Kelsey Mammen has been training service animals for the organization Guide Dogs for the Blind for about eight years. She says she has seen a few people in the area try to pass off their pet as a service animal.

"It's hard to actually know if the person needs the dog or not," she said. "It's very easy for people to get things that say they are a service dog when they don't actually need them."

It's as simple as typing Amazon.com. There you can find vests and patches; all items most people would associate with a service animal.

Although many of the vendors on Amazon warn customers that it is illegal to misrepresent a pet as a service animal, you don't need any proof of a medical need to purchase these items.

That's because there is no law that requires service animals to be identified through vests or patches. But people who try to pass off their pets as a service animal are counting on business owners being less likely to question an animal with a vest.

"I don't think it's right," Emily Cook a fellow Guide Dog for the Blind trainer. "I think we need to have service dogs for people who actually need them not for people who just want to take their dog into the store."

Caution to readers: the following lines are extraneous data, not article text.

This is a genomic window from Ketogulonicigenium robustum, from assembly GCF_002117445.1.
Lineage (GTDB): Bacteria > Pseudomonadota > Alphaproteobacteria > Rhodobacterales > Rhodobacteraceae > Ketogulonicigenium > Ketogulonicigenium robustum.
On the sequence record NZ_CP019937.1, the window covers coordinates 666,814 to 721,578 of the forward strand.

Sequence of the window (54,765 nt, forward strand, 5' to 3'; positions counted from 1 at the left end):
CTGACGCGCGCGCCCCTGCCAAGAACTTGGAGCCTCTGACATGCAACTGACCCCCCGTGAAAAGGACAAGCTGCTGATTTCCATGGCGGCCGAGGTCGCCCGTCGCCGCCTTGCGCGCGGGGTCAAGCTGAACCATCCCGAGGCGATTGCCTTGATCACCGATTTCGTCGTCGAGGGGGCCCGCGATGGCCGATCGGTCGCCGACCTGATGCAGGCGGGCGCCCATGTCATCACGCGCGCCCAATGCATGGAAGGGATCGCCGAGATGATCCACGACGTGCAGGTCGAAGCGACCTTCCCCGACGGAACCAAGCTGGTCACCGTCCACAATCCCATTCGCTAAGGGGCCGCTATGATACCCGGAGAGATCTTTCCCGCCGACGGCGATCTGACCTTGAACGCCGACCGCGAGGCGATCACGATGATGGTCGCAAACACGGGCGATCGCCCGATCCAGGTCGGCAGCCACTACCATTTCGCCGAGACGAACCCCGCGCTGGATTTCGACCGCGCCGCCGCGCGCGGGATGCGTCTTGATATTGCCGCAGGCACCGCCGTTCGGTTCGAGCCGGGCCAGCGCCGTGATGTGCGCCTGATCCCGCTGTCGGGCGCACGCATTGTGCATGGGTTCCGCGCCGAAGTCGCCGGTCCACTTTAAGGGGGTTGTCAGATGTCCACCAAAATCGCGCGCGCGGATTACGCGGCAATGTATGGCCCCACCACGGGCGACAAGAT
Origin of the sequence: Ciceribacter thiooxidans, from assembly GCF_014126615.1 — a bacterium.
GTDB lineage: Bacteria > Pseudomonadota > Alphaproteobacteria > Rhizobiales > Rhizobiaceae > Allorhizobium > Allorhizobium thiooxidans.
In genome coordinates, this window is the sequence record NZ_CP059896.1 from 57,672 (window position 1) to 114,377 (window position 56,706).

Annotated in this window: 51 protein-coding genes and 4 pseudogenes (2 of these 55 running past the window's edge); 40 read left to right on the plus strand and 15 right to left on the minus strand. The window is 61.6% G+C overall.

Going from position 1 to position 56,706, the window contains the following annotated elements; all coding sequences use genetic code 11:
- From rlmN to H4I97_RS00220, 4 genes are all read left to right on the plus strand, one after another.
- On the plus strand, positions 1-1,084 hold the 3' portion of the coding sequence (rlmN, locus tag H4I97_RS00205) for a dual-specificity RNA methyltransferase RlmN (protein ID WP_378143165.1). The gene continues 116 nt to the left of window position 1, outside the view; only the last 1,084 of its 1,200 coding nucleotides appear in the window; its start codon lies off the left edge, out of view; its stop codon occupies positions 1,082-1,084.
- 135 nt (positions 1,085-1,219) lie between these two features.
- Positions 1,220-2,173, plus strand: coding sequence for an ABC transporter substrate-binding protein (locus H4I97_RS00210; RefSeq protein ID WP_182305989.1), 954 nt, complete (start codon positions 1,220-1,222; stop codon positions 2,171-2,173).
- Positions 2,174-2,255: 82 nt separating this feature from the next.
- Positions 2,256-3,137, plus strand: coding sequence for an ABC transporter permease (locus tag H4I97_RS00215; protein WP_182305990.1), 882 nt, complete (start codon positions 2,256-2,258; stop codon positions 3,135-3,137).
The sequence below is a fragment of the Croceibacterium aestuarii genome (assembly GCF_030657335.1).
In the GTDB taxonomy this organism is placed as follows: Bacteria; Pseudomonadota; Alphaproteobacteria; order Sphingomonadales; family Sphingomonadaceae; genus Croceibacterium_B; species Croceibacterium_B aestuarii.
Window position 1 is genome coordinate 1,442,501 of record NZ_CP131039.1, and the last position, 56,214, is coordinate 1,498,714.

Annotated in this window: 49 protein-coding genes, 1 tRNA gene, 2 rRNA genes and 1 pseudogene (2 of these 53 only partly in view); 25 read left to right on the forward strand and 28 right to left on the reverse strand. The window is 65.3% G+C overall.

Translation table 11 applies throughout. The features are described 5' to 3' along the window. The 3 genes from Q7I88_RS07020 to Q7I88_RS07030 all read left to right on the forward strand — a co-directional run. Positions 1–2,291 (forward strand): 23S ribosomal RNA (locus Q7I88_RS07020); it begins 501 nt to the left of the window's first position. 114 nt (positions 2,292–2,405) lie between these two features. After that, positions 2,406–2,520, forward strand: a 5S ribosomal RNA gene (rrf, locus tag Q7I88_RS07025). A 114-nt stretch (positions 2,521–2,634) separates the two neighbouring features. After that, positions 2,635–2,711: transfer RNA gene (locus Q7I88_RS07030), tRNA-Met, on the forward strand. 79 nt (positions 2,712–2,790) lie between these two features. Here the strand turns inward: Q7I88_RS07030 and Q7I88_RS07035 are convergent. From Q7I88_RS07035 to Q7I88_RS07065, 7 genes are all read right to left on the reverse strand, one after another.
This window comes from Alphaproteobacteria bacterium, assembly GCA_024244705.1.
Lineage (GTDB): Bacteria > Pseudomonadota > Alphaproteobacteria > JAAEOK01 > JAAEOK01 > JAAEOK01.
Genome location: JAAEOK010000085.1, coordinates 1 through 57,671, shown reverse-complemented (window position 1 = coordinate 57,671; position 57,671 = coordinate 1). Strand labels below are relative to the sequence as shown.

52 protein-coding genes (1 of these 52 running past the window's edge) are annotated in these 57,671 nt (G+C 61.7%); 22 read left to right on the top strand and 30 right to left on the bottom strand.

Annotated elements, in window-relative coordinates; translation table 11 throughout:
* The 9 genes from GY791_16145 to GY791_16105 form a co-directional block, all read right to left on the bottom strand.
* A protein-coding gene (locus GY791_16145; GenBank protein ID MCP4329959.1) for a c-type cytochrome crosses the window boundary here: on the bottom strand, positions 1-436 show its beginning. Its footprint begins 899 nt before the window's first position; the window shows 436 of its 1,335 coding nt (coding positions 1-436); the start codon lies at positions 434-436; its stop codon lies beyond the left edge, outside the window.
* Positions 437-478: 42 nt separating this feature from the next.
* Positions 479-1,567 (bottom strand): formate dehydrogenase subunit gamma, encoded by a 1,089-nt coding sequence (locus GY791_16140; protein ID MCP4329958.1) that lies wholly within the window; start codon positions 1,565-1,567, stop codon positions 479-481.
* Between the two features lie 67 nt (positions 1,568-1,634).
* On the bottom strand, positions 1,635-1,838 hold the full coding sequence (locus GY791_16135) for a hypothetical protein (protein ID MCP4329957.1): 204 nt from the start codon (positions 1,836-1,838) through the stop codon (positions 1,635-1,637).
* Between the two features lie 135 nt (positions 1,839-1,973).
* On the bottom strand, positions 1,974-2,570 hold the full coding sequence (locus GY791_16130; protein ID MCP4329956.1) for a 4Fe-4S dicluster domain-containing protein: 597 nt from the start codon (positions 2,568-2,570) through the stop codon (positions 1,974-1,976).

The Americans with Disabilities Act states that it is a federal crime to use a fake dog, but enforcement is tough. Businesses and people cannot ask for proof that the animal is needed to treat a medical condition.

"The question then for the proprietor then becomes, "Well is that true or not?" Blanck said. "Well, for the physical disabilities that's easy to see, for the others, I feel their in bounds to ask for some type of verification."

But under the act, you can only ask two questions: 'Is the dog a service animal,' and 'What task has the animal been trained to perform?'

"Are there going to be people who abuse the system, yes," Blanck said "There always are. But does that mean the majority of service animals should be disallowed. No. But it does put a business owner in a precarious situation to say, 'How far can you challenge this?'"